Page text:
OssolanoSometimes when I travel I find that I am so assaulted with  the newness of things, that it takes me a few weeks- even a few months- to truly begin to assimilate what I have learned. That said, I am finally starting to process some of my most recent experiences in the Langhe and Northern Piemonte.  I can say now that this was the most important, most rewarding, and most truly educational trip to Italy ever.

ProfessoreMy Piemonte experience this October was really the first time I think I have truly begun to understand the concept of Italian regionalism, or campanilismo.  For example, I knew that the Toscani (people from Tuscany), are somehow different culturally, geographically, historically, linguistically even, from the Pugliesi (the people of Puglia).  What I did not truly appreciate, was how driving within a region like Piemonte, you can reach, in under a couple of hours, many different worlds.

ValOssolaposizioneI left the Langhe, mythical wine region, well-known for its powerful and historically significant wineries and noble families, and I entered a part of Italy I never knew existed.  The Val D’Ossola of Northern Piemonte.  This is the little slice of Piemonte that juts out into the Alps like an icicle.  Surrounded on both sides by Switzerland, encroached upon by looming mountains and treacherous, inhospitable forest and impossible mountain roads.

When I think now of my experience driving through Val D’Ossola I am struck by the visions of stark beauty, untouched wilderness, secret mystical forest.  This is not the well-manicured, gently rolling noble elegance of the Langhe.  This is wild, untamed, dangerous, dark.  The people are decidedly Celtic-looking. Their dialect is impossible to understand- full of the clipped, musical sounds of Welsh or Gaulish.  They are the direct descendants of Pagan warriors who roamed these hillsides and mountaintops, protecting their clans from invasions, pushing forward through the mountains for fear of extinction.  Even today there is an air of self-protection, especially as the weather begins to turn inhospitably cold and wet, and winter looms closer.

Cows-2The Alta Piemontesi (Northern Piemonte people) are closed by nature, self-insulating and defined by a curious skepticism of outsiders.  Today in some of the most ancient towns in the Valley, where American or French archaeologists have restored many ancient ruins, the general sentiment is unclear as to whether or not the exposure- the “help” and the research- is entirely welcome.

ForestThis is not to say the Alta Piemontesi are inhospitable- in fact they are as gracious and congenial as possible.  However I wonder if I could ever truly fit in here.  Could I be really accepted?  I doubt it- as the place itself does not run through my veins.  There is a connection between these people and their land, that runs deeper than anywhere else I have experienced.  Even in this honorable pride, there is a profound sadness here.  Does it come from thousands of years of hardship?  Of death and freezing cold and starvation and warring clan-ships?  You can feel it in the local music- the crooning lonely tones of an ancient wind instrument and the relentless, primal beating of a drum.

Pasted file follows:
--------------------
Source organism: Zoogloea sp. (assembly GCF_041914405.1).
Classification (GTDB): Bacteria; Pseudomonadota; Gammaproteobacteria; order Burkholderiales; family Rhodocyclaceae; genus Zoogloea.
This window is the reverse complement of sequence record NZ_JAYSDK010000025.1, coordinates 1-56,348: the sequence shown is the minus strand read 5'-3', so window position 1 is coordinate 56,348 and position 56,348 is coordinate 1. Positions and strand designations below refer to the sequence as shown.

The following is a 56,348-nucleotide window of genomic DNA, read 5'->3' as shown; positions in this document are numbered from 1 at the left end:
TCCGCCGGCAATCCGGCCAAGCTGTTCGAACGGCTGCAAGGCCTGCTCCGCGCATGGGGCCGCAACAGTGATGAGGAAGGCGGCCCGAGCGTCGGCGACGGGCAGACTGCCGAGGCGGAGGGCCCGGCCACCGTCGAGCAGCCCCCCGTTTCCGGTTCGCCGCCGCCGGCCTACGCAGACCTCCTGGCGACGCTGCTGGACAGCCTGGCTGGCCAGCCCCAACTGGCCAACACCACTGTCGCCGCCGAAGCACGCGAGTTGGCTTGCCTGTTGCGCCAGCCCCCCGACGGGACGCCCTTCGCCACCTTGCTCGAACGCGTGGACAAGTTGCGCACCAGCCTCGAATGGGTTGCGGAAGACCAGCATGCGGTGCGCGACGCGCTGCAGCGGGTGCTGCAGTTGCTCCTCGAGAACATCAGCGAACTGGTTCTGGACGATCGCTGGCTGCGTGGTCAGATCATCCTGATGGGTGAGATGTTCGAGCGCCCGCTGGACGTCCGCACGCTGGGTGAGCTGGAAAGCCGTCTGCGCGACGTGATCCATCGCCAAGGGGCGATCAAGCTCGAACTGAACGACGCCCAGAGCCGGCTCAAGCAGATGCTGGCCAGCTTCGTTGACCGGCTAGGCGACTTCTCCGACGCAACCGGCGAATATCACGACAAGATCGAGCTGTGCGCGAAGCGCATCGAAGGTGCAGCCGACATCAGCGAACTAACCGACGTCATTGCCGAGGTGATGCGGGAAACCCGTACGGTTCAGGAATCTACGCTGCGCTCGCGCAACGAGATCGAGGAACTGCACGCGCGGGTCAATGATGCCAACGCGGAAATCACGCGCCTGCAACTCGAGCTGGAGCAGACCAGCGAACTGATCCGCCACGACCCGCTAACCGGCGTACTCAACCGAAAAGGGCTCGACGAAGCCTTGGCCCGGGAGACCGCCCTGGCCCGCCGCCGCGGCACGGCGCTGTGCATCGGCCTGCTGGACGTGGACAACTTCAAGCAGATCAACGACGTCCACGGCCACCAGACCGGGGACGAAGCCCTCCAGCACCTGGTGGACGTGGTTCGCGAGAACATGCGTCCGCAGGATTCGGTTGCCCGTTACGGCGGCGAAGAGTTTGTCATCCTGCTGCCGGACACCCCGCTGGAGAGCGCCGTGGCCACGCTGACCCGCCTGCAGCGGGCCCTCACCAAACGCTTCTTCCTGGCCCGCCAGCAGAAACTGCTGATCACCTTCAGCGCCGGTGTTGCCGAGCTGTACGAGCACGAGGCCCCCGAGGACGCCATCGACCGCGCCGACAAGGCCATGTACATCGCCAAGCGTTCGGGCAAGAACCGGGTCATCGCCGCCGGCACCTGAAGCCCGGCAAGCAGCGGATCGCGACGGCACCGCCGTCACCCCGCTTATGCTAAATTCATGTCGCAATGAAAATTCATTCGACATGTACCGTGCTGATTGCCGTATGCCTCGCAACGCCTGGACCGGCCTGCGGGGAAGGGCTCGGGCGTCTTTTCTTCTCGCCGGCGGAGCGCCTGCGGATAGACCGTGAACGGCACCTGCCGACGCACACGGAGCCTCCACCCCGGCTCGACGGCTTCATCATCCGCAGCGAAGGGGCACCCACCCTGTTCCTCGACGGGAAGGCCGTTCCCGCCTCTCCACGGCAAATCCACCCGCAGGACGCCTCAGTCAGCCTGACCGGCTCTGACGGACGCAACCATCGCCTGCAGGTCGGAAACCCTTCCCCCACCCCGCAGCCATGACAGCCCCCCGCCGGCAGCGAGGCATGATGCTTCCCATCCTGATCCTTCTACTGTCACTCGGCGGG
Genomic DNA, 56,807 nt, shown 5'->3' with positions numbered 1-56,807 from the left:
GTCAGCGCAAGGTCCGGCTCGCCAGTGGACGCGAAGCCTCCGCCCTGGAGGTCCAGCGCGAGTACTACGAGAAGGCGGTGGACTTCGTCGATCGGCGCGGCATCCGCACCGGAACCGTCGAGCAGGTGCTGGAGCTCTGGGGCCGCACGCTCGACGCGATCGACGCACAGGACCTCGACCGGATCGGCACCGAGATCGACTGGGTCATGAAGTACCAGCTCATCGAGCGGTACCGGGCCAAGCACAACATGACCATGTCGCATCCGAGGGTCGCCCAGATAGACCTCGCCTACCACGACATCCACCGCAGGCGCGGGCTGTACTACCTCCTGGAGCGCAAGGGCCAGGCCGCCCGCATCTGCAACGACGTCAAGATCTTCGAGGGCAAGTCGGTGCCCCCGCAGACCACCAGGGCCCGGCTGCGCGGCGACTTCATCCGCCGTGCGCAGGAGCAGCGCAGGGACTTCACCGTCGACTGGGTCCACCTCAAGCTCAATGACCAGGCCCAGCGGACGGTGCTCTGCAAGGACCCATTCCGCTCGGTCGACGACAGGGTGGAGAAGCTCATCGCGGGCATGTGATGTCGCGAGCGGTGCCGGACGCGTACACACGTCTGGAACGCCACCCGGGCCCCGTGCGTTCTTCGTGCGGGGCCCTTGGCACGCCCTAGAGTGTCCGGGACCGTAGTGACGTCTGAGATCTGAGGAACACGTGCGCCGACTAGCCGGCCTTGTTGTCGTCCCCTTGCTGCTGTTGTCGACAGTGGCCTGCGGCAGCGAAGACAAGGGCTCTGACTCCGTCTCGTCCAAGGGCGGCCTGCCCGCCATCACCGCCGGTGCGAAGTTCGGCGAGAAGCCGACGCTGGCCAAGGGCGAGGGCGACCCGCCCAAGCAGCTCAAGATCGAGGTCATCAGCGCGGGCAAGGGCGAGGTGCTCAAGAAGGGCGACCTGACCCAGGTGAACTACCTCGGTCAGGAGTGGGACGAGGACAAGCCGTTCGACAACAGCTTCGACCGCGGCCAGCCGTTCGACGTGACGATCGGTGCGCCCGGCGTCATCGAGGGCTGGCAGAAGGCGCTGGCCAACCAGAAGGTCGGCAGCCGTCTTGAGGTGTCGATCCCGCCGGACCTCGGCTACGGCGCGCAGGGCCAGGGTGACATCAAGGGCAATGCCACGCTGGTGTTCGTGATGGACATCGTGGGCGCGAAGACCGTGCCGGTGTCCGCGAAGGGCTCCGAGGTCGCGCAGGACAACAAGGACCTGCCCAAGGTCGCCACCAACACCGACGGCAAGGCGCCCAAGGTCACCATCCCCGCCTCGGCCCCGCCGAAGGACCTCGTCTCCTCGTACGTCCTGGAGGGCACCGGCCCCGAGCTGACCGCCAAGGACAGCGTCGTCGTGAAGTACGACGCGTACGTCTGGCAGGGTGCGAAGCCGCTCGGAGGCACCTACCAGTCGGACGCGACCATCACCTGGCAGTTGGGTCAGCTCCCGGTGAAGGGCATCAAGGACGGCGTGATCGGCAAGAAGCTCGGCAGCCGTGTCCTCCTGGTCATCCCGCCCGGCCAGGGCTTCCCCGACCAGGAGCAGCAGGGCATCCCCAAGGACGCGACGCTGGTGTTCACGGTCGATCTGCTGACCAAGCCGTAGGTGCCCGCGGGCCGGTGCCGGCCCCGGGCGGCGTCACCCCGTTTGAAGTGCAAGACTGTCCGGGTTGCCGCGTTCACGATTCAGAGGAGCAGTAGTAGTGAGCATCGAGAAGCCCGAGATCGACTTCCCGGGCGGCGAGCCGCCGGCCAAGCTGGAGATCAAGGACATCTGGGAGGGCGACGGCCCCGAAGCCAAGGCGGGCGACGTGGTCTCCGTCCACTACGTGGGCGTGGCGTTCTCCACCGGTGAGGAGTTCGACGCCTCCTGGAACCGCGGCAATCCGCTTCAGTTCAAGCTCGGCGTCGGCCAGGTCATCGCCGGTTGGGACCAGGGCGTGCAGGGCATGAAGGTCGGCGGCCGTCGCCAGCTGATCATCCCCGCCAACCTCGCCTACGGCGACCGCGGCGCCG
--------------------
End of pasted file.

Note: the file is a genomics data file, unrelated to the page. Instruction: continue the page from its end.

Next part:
1471These are people who wander the hillsides alone and find solace and comfort in the predictable unpredictability of the forests.  They work around each other, foraging mushrooms in silence, drinking coffee in the bars without much exchange or idle chatter.  But they are bound together by this place- this primal wilderness and all of its ancient secrets.

DuskI am find myself fascinated by Val D’Ossola- although I am not as comfortable here as I am in other parts of Italy.  I must be drawn to the secret society, the elite obscurity and the rich history I know is here, just waiting to be discovered.

*A special thanks to Diego Meraviglia and Cantina Garrone for this once-in-a-lifetime experience.  I love your mountains, too.

About The Author

I love all things Italian: the beautiful country of Italia, the Italians themselves, the language, the food… and above all, I love Italian wine. The people I meet in my charmed life are fascinating, the wines are extraordinary. I needed a special place like this to write about them, and to remember them.

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13 Responses

  1. Harold

    Thank you for this post! I am intrigued by this area but have been hesitant to explore. Much like years ago when I would walk the walls around Lucca looking into the mountains, drawn to the Garfagnana, only to discover some years later it is not nearly as inhospitable as I dreamed. The same when in Stresa and Verbania… what lies in those mountains to the north? Even just west in the area of Biella my eyes and heart would be tugged further up the mountains. Now, I will visit Val D’Ossola… maybe there are old Celtic strings pulling at me! The entire Piemonte region is my New Tuscany. I love this region. Thank you.

    • Joanie Karapetian, Italian Wine Geek

      Hi Harold, Thanks for your comment! You really do need to visit Val D’Ossola. I am completely bewitched by this place and these people! My next post will be about the wines I stumbled upon there too… equally self-defining and ancient. Your site is also very interesting- maybe you need to do a tour of Northern Piemonte!? Thanks again.

  2. mario

    Hello Joaine,
    I would like to say many thanks for what you had wrote about our Ossola and I hope to see you soon by us in our B/B Ca’ d’Mate’ in Oira.
    For us is very important because not a lot of people knows Ossola,


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